Boughton Monchelsea has installed new signs to remind visitors and residents to ‘See the bigger picture’ before they drop litter.
Boughton Monchelsea Parish Council and volunteer litter picker teams, have joined forces with Maidstone Borough Council (MBC), and put up 20 new signs asking people to think about their community and the wider County of Kent, when they drop their litter.
Dr Caroline Jessel and Jonathan Gershon from Boughton Monchelsea were instrumental in pursuing the venture. Dr Caroline Jessel said: “Too many passers-by throw litter from their cars into the grass verges, hedges or just at the side of the roads and pavements which has become a scourge for our village. However, they are not only spoiling the neighbourhood of others, but their own county as they do so and we are asking them to consider the beauty of the countryside and many creatures who live there before they ruin it.”
Placed at strategic points around the village the seven different designs reflect the beauty of local environments like the bluebell woods, fields of yellow rapeseed and wildflowers, along with recognisable parts of the village such as St Peter’s Church built around 1100, the parkland at Boughton Monchelsea Place, which is home to over 100 fallow deer and the local primary school. Some of the images were provided by Leon Date a local resident.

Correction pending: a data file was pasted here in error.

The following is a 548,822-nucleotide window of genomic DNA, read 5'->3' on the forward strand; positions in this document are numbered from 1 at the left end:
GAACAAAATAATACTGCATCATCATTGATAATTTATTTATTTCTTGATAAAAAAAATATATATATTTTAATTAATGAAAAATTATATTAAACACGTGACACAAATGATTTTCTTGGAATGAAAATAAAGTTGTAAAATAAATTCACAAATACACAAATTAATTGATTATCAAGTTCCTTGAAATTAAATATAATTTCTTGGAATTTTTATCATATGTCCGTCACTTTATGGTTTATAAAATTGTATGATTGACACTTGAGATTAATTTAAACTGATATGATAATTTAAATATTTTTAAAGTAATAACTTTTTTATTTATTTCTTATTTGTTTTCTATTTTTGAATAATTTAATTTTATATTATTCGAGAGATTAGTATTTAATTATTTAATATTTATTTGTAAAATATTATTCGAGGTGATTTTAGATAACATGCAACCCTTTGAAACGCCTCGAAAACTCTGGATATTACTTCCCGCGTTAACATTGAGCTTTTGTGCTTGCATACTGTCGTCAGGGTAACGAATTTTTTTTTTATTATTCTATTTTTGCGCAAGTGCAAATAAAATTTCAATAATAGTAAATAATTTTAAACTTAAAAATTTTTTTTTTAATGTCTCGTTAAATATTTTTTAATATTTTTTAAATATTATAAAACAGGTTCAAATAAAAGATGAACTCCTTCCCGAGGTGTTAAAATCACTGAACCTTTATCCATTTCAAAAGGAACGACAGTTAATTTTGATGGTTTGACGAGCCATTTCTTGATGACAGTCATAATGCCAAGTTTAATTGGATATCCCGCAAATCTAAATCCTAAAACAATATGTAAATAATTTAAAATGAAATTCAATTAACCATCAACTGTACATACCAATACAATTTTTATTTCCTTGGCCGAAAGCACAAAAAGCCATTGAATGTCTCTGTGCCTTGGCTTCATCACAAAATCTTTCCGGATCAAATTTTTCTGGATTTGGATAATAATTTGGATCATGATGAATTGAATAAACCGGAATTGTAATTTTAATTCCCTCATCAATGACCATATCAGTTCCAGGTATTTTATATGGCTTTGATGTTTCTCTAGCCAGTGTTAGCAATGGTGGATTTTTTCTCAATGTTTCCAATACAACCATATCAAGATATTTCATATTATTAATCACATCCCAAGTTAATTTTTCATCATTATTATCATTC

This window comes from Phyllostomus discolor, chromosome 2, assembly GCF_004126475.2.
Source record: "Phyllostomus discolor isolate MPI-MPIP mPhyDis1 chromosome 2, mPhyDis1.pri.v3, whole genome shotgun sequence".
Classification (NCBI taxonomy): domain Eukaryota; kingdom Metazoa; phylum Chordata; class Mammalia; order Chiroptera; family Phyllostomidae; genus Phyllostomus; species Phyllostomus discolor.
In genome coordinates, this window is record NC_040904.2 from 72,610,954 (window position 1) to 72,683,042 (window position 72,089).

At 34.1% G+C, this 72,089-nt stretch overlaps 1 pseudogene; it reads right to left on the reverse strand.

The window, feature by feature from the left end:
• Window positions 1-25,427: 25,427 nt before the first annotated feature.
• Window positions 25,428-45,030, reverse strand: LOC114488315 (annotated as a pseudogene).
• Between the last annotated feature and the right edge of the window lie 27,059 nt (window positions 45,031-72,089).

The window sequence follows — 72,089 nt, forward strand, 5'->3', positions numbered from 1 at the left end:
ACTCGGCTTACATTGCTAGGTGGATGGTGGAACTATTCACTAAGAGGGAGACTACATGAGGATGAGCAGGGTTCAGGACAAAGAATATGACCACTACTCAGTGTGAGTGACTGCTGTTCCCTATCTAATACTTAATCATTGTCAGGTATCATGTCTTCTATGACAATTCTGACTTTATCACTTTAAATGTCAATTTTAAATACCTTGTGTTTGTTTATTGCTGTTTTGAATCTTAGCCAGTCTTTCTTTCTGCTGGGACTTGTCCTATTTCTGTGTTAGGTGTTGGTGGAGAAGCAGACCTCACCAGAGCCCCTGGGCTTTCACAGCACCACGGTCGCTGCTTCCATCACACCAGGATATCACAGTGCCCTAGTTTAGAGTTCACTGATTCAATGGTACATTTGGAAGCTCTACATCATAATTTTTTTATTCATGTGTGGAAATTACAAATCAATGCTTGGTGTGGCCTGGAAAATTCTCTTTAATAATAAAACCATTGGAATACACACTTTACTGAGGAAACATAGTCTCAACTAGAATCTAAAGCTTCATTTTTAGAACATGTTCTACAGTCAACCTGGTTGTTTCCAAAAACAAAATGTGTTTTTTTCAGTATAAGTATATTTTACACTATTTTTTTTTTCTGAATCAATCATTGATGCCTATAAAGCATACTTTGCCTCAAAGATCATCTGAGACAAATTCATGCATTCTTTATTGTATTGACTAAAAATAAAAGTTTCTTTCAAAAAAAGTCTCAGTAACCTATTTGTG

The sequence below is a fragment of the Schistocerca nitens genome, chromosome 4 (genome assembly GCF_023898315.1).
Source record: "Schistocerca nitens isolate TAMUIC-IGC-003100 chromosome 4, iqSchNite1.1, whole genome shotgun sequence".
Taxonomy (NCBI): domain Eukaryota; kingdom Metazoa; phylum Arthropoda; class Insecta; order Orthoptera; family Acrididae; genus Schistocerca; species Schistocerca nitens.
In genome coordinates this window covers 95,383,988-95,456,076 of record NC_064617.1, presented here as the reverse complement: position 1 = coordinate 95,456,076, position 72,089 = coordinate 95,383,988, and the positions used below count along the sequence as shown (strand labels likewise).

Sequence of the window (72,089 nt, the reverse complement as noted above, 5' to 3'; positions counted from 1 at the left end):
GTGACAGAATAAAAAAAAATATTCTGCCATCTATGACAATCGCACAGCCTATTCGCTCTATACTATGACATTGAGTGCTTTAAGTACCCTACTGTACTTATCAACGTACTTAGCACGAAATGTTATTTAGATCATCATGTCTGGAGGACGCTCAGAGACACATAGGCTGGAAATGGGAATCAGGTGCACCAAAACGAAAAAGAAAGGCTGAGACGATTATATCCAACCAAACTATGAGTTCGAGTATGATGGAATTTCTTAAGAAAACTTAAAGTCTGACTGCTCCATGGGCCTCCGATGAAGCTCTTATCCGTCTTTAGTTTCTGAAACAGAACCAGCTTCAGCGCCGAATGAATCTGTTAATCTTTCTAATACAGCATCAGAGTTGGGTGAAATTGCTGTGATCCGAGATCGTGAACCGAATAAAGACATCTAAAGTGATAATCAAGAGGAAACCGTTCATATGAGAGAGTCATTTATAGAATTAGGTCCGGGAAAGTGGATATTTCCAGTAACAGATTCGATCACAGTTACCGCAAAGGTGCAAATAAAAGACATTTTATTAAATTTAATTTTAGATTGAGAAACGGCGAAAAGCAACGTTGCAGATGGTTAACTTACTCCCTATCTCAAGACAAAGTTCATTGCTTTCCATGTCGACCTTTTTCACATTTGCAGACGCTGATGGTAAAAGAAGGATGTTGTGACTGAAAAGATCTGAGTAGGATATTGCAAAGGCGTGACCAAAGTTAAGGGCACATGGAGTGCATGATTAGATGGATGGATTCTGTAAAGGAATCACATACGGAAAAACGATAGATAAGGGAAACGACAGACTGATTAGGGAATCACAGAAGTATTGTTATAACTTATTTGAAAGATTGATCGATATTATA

Unveiling the signs designed by MBC was the Mayor of Maidstone, Cllr Marion Ring who added: “It is such a shame that people just don’t think about the mess they make when they drop litter. We live in such a beautiful part of the country with Kent being the Garden of England. I am really pleased to see Boughton Monchelsea leading the way with their campaign and really hope that these signs remind people to take more care of where they live.”
If the scheme is successful the Council is planning to offer more litter signage to local parishes across the borough of Maidstone. Parishes can promote their own features and beauty spots, whilst requesting onlookers value the place in which they live, beyond the village to their wider community.